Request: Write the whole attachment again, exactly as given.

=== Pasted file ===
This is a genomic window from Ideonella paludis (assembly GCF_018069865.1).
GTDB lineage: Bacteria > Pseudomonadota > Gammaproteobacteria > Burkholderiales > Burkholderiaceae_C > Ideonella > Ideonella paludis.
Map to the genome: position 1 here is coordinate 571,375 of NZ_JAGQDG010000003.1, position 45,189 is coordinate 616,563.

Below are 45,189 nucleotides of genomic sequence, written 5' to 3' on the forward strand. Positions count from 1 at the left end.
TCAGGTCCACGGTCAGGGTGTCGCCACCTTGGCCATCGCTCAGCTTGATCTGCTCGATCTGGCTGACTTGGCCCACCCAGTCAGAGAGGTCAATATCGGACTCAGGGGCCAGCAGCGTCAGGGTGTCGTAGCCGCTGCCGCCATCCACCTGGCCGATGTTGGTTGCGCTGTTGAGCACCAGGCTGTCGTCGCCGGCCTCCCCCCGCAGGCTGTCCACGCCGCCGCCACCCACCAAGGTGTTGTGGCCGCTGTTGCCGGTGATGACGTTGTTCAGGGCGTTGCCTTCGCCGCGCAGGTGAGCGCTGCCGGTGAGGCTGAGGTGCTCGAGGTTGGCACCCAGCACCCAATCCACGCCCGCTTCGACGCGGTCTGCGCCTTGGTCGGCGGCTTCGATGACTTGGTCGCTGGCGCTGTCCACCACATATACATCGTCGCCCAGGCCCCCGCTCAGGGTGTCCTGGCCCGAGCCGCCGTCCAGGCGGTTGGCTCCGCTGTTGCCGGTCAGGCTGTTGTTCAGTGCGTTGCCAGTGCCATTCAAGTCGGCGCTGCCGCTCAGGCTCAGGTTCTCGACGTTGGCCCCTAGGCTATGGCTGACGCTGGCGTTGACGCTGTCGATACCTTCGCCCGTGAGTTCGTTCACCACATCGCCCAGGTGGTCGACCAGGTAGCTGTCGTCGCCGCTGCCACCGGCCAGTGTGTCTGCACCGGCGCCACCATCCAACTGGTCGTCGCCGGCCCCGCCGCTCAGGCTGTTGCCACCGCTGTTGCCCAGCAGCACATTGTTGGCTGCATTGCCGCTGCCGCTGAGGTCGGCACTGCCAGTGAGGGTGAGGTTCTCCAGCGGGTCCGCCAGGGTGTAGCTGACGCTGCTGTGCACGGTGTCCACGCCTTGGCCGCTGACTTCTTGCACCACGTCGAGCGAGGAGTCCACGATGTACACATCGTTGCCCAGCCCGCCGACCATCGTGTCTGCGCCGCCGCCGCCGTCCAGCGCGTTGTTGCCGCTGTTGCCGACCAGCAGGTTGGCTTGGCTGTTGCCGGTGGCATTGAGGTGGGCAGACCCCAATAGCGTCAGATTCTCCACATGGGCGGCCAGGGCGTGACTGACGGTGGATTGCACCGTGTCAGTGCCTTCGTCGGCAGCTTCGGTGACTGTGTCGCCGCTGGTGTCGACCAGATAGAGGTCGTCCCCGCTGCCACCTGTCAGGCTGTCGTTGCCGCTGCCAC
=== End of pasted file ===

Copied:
This is a genomic window from Ideonella paludis (assembly GCF_018069865.1).
GTDB lineage: Bacteria > Pseudomonadota > Gammaproteobacteria > Burkholderiales > Burkholderiaceae_C > Ideonella > Ideonella paludis.
Map to the genome: position 1 here is coordinate 571,375 of NZ_JAGQDG010000003.1, position 45,189 is coordinate 616,563.

Below are 45,189 nucleotides of genomic sequence, written 5' to 3' on the forward strand. Positions count from 1 at the left end.
TCAGGTCCACGGTCAGGGTGTCGCCACCTTGGCCATCGCTCAGCTTGATCTGCTCGATCTGGCTGACTTGGCCCACCCAGTCAGAGAGGTCAATATCGGACTCAGGGGCCAGCAGCGTCAGGGTGTCGTAGCCGCTGCCGCCATCCACCTGGCCGATGTTGGTTGCGCTGTTGAGCACCAGGCTGTCGTCGCCGGCCTCCCCCCGCAGGCTGTCCACGCCGCCGCCACCCACCAAGGTGTTGTGGCCGCTGTTGCCGGTGATGACGTTGTTCAGGGCGTTGCCTTCGCCGCGCAGGTGAGCGCTGCCGGTGAGGCTGAGGTGCTCGAGGTTGGCACCCAGCACCCAATCCACGCCCGCTTCGACGCGGTCTGCGCCTTGGTCGGCGGCTTCGATGACTTGGTCGCTGGCGCTGTCCACCACATATACATCGTCGCCCAGGCCCCCGCTCAGGGTGTCCTGGCCCGAGCCGCCGTCCAGGCGGTTGGCTCCGCTGTTGCCGGTCAGGCTGTTGTTCAGTGCGTTGCCAGTGCCATTCAAGTCGGCGCTGCCGCTCAGGCTCAGGTTCTCGACGTTGGCCCCTAGGCTATGGCTGACGCTGGCGTTGACGCTGTCGATACCTTCGCCCGTGAGTTCGTTCACCACATCGCCCAGGTGGTCGACCAGGTAGCTGTCGTCGCCGCTGCCACCGGCCAGTGTGTCTGCACCGGCGCCACCATCCAACTGGTCGTCGCCGGCCCCGCCGCTCAGGCTGTTGCCACCGCTGTTGCCCAGCAGCACATTGTTGGCTGCATTGCCGCTGCCGCTGAGGTCGGCACTGCCAGTGAGGGTGAGGTTCTCCAGCGGGTCCGCCAGGGTGTAGCTGACGCTGCTGTGCACGGTGTCCACGCCTTGGCCGCTGACTTCTTGCACCACGTCGAGCGAGGAGTCCACGATGTACACATCGTTGCCCAGCCCGCCGACCATCGTGTCTGCGCCGCCGCCGCCGTCCAGCGCGTTGTTGCCGCTGTTGCCGACCAGCAGGTTGGCTTGGCTGTTGCCGGTGGCATTGAGGTGGGCAGACCCCAATAGCGTCAGATTCTCCACATGGGCGGCCAGGGCGTGACTGACGGTGGATTGCACCGTGTCAGTGCCTTCGTCGGCAGCTTCGGTGACTGTGTCGCCGCTGGTGTCGACCAGATAGAGGTCGTCCCCGCTGCCACCTGTCAGGCTGTCGTTGCCGCTGCCAC